Ralf Uptmoor, Mildred Osei-Kwarteng, Susanne Gürtler and Hartmut Stützel
) population under well-watered and drought stress conditions individually for each DH line of the population, the detection of QTL on the parameters of the model followed by a model parameterization based on QTL effects, the evaluation of the model using
Robert C. Ebel
Apple leaves were shown to increase 6 volatile compounds in response to drought stress severe enough to promote senescence. Apple trees were allowed to dry to -2.0 MPa and -2.7 MPa, levels that were previously shown to reduce fruit growth by 50% and 70%, respectively. The 6 volatile compounds measured included hexanal, (E)-2-hexenal, 1-hexanol, (E)-2-hexen-l-ol, hexyl acetate, and (Z)-3-hexenyl acetate. Hexanal, (E)-2-hexenal, and 1-hexanol have been previously shown to be byproducts of lipoxygenase (LOX) activity. There is considerable information in the literature implicating LOX as a key enzyme involved in senescence, whether induced by pathogenic infection, insect feeding, or in ripening climacteric fruit and vegetables. It is reasonable to propose that LOX is also involved in promotion of senescence induced by drought stress.
Bingru Huang and Hongwen Gao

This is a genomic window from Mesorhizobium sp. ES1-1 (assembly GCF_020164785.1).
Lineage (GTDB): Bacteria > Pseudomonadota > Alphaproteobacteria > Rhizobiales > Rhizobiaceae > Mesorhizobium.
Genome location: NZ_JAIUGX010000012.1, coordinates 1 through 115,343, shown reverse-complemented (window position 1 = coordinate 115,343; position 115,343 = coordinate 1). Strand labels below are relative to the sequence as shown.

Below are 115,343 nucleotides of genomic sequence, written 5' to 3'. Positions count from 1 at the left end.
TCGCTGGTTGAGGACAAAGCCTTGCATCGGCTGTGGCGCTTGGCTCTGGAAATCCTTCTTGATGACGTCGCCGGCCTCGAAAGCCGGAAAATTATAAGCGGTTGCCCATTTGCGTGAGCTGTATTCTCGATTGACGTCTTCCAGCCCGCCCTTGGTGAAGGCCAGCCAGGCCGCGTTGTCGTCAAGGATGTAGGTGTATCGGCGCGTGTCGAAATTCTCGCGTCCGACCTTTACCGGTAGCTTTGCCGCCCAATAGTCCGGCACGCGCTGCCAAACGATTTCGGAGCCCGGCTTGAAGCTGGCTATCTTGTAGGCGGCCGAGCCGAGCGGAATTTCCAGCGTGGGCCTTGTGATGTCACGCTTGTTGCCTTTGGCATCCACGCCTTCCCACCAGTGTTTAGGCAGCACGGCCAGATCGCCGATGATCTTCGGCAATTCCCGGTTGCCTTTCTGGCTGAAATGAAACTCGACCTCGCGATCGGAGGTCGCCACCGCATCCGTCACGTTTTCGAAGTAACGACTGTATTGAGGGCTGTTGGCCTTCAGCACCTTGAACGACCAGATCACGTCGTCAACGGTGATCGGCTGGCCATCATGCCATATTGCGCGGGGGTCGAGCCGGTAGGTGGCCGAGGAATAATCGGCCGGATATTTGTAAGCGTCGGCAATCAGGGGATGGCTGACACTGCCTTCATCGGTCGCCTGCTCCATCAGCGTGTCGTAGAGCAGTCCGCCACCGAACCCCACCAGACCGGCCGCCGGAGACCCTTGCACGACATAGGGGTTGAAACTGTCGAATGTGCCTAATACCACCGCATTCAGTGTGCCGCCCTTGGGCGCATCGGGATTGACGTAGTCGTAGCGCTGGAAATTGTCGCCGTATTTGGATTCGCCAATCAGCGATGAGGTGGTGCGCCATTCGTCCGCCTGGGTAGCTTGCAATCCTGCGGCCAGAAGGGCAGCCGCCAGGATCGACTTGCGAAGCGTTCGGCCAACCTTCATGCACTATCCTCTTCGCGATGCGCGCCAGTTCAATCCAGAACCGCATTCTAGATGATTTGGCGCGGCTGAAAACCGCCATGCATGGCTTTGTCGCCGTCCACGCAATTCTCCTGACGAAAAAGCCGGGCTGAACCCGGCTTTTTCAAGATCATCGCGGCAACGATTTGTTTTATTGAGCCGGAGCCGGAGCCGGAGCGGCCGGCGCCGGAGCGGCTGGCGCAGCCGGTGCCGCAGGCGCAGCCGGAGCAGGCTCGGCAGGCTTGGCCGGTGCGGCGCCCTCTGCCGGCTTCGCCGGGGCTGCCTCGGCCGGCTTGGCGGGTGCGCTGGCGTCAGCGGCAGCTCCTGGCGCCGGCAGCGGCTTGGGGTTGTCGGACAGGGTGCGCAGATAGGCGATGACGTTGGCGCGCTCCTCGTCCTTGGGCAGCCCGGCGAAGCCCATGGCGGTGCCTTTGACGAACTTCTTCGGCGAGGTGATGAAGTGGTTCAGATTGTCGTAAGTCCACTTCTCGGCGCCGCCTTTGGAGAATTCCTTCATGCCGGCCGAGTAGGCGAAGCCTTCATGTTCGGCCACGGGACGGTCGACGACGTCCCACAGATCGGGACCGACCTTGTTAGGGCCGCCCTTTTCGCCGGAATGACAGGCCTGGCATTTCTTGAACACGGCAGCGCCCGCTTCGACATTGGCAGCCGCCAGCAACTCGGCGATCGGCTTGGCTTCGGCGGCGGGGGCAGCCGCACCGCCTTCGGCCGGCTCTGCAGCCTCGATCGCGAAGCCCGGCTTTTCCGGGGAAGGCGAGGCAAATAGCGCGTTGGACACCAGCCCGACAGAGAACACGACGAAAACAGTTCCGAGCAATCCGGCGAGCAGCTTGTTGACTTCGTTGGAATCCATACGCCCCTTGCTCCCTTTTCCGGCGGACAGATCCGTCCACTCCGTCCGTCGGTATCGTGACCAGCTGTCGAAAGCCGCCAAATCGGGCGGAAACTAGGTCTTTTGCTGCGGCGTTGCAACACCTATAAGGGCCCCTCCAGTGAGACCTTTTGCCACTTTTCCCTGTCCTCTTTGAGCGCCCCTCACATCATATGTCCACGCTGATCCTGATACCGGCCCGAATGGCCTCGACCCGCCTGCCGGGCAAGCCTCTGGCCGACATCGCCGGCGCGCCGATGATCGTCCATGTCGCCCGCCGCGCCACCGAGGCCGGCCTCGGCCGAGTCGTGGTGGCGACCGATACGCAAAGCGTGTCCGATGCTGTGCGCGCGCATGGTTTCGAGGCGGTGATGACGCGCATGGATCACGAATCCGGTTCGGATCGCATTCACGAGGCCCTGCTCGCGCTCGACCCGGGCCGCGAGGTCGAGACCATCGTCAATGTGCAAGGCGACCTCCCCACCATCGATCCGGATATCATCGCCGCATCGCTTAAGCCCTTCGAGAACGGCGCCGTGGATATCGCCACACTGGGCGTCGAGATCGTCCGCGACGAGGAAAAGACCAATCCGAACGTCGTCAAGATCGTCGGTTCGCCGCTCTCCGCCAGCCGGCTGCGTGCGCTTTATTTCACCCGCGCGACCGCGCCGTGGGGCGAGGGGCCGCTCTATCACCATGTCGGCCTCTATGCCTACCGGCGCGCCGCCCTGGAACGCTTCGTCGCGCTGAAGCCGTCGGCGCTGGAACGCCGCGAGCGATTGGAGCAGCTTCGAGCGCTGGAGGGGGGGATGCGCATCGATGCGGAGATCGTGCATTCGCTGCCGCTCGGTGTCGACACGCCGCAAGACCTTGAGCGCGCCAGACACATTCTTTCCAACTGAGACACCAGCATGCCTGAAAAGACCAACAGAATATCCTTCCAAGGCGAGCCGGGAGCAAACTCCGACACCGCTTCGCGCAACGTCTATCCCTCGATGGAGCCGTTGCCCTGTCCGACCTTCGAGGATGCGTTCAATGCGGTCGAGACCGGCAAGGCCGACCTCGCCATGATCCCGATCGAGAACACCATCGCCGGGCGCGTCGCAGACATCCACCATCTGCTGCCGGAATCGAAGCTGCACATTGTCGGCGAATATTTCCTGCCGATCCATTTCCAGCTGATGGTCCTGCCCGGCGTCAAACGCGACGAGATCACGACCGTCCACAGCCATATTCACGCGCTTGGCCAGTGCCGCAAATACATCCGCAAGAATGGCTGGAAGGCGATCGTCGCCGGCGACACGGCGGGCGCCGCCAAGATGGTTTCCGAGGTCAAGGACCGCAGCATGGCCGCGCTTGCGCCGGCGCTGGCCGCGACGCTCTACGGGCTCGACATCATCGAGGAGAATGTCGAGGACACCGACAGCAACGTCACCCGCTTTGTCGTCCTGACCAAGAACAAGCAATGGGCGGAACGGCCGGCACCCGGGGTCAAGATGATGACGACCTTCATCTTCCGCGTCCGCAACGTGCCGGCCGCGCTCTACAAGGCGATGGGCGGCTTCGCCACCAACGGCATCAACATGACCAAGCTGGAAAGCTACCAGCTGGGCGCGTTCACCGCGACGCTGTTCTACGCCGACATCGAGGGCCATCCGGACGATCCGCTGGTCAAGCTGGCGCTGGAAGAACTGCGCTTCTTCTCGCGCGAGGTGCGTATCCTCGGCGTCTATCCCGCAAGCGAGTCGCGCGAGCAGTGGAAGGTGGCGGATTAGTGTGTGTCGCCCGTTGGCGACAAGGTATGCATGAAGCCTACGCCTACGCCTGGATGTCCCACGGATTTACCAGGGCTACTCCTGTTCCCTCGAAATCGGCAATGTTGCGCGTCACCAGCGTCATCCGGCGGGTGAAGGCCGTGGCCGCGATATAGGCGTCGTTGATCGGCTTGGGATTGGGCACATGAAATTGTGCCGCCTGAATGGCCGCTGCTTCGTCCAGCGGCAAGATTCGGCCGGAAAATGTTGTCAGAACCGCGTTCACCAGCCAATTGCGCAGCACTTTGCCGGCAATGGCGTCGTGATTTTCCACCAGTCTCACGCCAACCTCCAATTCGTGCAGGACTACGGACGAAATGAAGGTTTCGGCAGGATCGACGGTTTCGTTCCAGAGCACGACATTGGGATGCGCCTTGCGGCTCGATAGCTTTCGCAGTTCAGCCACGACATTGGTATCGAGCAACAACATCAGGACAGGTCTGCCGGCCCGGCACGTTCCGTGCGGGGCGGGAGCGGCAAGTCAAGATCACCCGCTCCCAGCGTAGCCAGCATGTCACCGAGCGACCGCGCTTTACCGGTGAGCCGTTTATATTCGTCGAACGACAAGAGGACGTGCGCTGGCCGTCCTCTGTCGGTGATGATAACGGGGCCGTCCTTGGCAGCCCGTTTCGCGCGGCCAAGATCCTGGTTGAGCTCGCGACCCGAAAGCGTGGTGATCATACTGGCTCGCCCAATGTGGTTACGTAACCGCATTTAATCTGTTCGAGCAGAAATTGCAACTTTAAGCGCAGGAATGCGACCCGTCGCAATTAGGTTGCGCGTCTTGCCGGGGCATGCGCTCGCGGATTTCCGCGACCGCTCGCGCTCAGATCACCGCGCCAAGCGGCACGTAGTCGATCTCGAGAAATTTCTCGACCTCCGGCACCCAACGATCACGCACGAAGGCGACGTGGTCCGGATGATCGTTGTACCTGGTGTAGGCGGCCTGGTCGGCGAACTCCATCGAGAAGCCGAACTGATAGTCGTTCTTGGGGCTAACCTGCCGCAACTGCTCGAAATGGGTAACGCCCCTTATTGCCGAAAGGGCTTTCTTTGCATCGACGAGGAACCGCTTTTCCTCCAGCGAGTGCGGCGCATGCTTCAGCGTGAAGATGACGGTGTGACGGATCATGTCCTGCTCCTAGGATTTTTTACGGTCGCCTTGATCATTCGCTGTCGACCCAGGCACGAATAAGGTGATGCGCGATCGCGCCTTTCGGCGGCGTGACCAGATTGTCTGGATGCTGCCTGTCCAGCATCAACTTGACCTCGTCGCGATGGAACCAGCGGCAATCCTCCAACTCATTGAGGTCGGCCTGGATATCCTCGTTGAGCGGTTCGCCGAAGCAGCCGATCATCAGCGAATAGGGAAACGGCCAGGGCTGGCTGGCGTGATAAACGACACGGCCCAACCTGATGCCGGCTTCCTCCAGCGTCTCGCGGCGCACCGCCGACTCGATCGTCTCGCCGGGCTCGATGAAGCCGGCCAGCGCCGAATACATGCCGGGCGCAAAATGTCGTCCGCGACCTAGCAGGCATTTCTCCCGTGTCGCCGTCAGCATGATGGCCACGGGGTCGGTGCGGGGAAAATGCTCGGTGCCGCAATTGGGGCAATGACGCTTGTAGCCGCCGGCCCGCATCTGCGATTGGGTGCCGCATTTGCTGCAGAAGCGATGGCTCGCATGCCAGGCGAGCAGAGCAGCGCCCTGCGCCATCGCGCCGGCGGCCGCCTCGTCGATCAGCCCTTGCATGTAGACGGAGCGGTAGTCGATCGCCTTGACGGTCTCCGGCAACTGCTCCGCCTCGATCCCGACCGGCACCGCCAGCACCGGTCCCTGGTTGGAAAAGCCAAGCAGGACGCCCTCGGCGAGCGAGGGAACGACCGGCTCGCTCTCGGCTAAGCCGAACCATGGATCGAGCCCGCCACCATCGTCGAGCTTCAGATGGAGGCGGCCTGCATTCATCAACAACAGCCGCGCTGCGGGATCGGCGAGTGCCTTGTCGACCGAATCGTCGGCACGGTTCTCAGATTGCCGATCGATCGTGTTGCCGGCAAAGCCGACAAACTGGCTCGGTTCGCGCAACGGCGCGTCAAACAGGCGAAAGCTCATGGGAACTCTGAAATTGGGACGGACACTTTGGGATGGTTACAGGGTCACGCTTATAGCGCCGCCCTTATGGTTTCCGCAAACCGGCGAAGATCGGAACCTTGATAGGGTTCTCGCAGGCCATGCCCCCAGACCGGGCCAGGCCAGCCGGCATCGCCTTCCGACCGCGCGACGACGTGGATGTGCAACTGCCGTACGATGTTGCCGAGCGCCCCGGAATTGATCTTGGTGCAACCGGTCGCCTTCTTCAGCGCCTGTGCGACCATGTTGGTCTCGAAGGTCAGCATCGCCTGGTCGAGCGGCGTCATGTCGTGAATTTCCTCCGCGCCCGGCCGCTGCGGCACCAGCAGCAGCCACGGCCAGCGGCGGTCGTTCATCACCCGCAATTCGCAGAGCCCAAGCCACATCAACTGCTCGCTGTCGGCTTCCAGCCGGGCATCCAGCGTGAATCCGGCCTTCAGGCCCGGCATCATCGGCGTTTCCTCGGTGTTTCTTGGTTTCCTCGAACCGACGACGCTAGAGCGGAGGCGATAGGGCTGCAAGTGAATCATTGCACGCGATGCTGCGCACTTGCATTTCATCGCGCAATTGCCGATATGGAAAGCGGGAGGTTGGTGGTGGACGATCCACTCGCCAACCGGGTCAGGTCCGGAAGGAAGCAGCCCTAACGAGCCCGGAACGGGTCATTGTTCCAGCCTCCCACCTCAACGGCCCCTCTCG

Drought is among the most limiting factors for turfgrass growth. Understanding genetic variations and physiological mechanisms in turfgrass drought resistance would facilitate breeding and management programs to improve drought resistance. The experiment was designed to investigate shoot physiological responses of six tall fescue (Festuca arundinacea Schreb.) cultivars representing several generations of turfgrass improvement to drought stress. Grasses were grown in well-watered or drying (nonirrigated) soil for 35 days in the greenhouse. Net photosynthetic rate (Pn), stomatal conductance (gs), transpiration rate (Tr), relative water content (RWC), and photochemical efficiency (Fv/Fm) declined during drought progression in all cultivars, but the time and the severity of reductions varied with cultivar and physiological factors. The values of Pn, RWC, gs, and Tr decreased significantly for `Rebel Jr', `Bonsai', and `Phoenix' when soil water content declined to 20% after 9 days of treatment (DOT) and for `Houndog V', `Kentucky-31', and `Falcon II' when soil water content dropped to 10% at 15 DOT. A significant decrease in Fv/Fm was not observed in drought-stressed plants until 21 DOT for `Rebel Jr', `Bonsai', and `Phoenix' and 28 DOT for `Houndog V', `Kentucky-31', and `Falcon II'. The decline in Pn resulted mainly from internal water deficit and stomatal closure under mild drought-stress conditions. After a prolonged period of drought stress (35 DOT), `Falcon II', `Houndog V', and `Kentucky-31' maintained higher Pn than did `Rebel Jr', `Bonsai', and `Phoenix', which could be attributed to their higher Fv/Fm. This study demonstrated variation in drought resistance among tall fescue cultivars, which was related to their differential responses in photosynthetic capacity and water relations.